Saturday, July 12, 2014

Hobby Lobby 1- America 0

How did contraceptives become a religious freedom issue? Logic would dictate that those who oppose abortion for religious reasons should support contraceptives as one means of avoiding unplanned pregnancy. But logic left the building about the time that Barack Obama entered it.

Today “religious freedom” includes the “right” of corporations to impose fringy religious beliefs on its employees. The “Hobby Lobby rule” resulted from that company’s objection to an Obamacare provision requiring insurance coverage for contraceptives.

Hobby Lobby (HL) has no objection to insurance coverage for drugs enabling their male employees to have an erection lasting up to four hours before seeking medical treatment. But they have religious objections to women using prescribed medicines to prevent pregnancy resulting from those erections.

HL’s full page 4th of July ad in this and hundreds of other newspapers nationwide reveals their ultimate objective. It’s not that much different from those of the Taliban. The Arabic word "Talib" describes those who seek religious illumination, a rather tame way to describe those who force their religious views on others. The Taliban uses violence. HL uses the five ideologues on the high court.

But the Hobby Lobbyists have the same goal. Their ad dredged up out-of-context founding fathers’ quotes to support the claim that the US is their kind of religious nation. Interestingly they omitted any quote from Thomas Jefferson, the intellectual “father” of our nation. He expressed his concerns in the Virginia Act Establishing Religious Freedom.

[God] chose not to propagate (religious views) by coercions, as was in his Almighty power to do, but to extend it by its influence on reason alone that our civil rights have no dependence on our religious opinions.”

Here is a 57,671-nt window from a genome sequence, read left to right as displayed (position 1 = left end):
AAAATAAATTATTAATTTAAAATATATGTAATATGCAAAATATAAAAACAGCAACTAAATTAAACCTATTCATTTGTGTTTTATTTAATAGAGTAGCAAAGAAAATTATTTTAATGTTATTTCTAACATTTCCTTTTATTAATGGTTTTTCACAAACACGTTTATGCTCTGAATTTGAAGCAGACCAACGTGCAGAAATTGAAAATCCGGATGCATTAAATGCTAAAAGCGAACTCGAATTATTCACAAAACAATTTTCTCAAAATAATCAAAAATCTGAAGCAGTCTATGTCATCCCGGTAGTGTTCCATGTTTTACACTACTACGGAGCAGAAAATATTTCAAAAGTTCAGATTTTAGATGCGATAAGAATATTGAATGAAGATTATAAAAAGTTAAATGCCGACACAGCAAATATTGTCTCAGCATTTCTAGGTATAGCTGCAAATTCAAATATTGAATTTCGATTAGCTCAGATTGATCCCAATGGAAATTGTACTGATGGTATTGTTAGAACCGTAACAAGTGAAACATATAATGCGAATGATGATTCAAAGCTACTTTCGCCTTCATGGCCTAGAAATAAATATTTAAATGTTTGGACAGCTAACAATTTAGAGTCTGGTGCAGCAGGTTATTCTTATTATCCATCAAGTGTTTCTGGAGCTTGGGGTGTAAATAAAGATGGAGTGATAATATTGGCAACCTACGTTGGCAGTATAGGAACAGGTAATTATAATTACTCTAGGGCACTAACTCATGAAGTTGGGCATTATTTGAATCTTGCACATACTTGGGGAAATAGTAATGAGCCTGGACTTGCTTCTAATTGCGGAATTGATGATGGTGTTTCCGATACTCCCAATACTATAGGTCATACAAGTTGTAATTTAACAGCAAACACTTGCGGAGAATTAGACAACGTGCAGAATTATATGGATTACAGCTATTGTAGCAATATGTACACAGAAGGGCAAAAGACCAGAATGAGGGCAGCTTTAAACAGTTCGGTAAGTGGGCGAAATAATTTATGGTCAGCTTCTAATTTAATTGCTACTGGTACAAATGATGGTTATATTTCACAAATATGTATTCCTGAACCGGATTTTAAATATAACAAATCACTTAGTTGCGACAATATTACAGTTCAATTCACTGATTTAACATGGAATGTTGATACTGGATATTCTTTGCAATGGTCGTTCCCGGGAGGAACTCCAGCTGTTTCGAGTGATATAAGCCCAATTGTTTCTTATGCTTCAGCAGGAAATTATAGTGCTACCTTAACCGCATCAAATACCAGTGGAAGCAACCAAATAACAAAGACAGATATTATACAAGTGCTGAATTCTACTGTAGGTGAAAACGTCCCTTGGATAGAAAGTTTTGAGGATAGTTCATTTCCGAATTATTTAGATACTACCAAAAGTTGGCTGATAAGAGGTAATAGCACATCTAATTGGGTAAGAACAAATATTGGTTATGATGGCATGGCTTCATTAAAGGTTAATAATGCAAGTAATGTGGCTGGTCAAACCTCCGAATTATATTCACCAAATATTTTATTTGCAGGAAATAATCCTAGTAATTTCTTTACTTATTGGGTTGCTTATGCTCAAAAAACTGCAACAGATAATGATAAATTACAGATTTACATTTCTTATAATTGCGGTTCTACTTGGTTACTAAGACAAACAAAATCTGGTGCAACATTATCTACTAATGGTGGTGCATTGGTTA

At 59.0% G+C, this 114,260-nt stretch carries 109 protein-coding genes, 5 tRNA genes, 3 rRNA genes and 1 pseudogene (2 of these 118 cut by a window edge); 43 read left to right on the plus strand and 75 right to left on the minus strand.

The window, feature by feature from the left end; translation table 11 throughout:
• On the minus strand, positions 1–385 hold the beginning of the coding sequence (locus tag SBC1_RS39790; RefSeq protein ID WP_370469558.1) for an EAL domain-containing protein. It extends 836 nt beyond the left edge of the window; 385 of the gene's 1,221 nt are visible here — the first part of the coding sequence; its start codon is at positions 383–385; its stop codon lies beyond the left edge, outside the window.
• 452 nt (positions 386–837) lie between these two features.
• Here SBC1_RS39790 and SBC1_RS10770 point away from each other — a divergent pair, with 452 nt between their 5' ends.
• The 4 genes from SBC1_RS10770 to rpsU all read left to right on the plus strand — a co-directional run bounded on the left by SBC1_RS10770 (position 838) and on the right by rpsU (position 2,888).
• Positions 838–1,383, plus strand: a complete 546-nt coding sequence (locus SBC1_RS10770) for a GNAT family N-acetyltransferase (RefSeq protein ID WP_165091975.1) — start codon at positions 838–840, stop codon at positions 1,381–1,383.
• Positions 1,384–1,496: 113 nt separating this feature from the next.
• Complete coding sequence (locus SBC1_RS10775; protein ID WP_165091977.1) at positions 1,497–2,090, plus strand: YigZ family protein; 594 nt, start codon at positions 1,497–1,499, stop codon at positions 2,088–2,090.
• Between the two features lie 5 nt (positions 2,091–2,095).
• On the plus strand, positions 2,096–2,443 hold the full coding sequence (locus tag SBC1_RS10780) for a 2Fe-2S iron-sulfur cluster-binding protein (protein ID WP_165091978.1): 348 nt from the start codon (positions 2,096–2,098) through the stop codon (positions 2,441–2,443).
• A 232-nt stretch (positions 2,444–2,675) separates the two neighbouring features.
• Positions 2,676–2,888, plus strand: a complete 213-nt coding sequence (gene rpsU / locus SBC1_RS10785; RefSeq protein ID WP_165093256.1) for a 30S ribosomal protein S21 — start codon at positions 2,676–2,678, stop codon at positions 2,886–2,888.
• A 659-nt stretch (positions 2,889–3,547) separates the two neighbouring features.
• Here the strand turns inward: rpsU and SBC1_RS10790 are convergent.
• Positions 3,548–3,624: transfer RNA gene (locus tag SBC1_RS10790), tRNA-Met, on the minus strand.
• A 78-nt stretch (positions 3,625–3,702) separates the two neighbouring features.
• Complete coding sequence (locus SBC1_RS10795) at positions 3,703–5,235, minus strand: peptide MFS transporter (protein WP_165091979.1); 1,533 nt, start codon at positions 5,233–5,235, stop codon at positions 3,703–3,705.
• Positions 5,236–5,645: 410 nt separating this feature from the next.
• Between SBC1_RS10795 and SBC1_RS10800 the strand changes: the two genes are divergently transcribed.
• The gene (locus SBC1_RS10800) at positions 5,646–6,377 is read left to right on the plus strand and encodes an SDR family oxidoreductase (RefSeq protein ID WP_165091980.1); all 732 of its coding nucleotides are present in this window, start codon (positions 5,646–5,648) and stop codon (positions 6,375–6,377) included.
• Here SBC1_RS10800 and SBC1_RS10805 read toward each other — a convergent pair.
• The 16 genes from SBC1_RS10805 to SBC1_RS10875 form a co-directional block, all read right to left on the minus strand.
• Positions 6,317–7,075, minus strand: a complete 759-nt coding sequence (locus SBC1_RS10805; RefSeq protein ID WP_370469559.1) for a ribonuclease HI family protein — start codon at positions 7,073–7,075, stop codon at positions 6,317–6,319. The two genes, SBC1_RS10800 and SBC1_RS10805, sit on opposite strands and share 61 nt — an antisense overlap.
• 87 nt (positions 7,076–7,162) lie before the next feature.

Jefferson knew “religious freedom” when he saw it. What Hobby Lobby seeks is not religious freedom but religious coercion. On a 5-4 vote, the Supreme Court opened an era of propagating narrow, minority religious beliefs using the coercions against which Jefferson warned.

Anti-contraceptive religion is not mainstream American religious doctrine. Even so, according to the Supreme Court, a closely held corporation may impose its religious beliefs on its serfs regardless of how fringe those beliefs are. What’s next? What about the fringe fundamentalists who believe the apostle Paul was speaking against integration and interracial marriages when he wrote in 2nd Corinthians 6:14, "What fellowship hath light with darkness?"

Do you think the five ideologues on this Court will feel the same when a Muslim-owned corporation requires female employees to wear veils?

Back to contraceptives. How did contraceptives become a cultural and political dividing line?

In 1968, after Pope Paul VI condemned abortion, the pontiff added a condemnation of contraception. “Similarly excluded is any action which either before, at the moment of, or after sexual intercourse, is specifically intended to prevent procreation—whether as an end or as a means.”
That raises the question of whether Hobby Lobby’s insurance includes “direct sterilization” through vasectomies. And it raises other issues, like why on a planet increasingly characterized by the unsustainability of population growth does any church still feel compelled to order adherents to go forth and multiply?
Two decades after Pope Paul’s directive, the Vatican released the "Vademecum for Confessors" which states, "The Church has always taught the intrinsic evil of contraception.”
We had that debate in the 60s. Those who thought contraceptives were intrinsically evil lost.  Those who saw contraceptives as a way of halting unplanned or unwanted pregnancies and controlling population growth made the more persuasive case. Religious beliefs as lived out on this issue are almost unanimous. Those who oppose the use of contraceptives are a tiny minority.  The Guttmacher Institute says, “More than 99% of women aged 15–44 who have ever had sexual intercourse have used at least one contraceptive method.”
The religionists could not make their case from the pulpit of the church. They turned to the bench of the courtroom. Soon they’ll return to the courts to further propagate their cause by coercion. The Taliban could learn a lot from these folks.


  1. Hobby Lobby's plan does cover 16 forms of birth control, just not the ones that induce and abortion after conception. Why do you not mention that Mr. McDaniels?

  2. Billy
    Thanks for your comment. You are free to make that point if you think it matters. I don't. MY point is that, except for five ideologues on the Supreme Court, employers should not be able to exercise such fringe religious beliefs. Thanks for your comment

  3. Roger,
    Does Hobby Lobby's health plan cover birth control?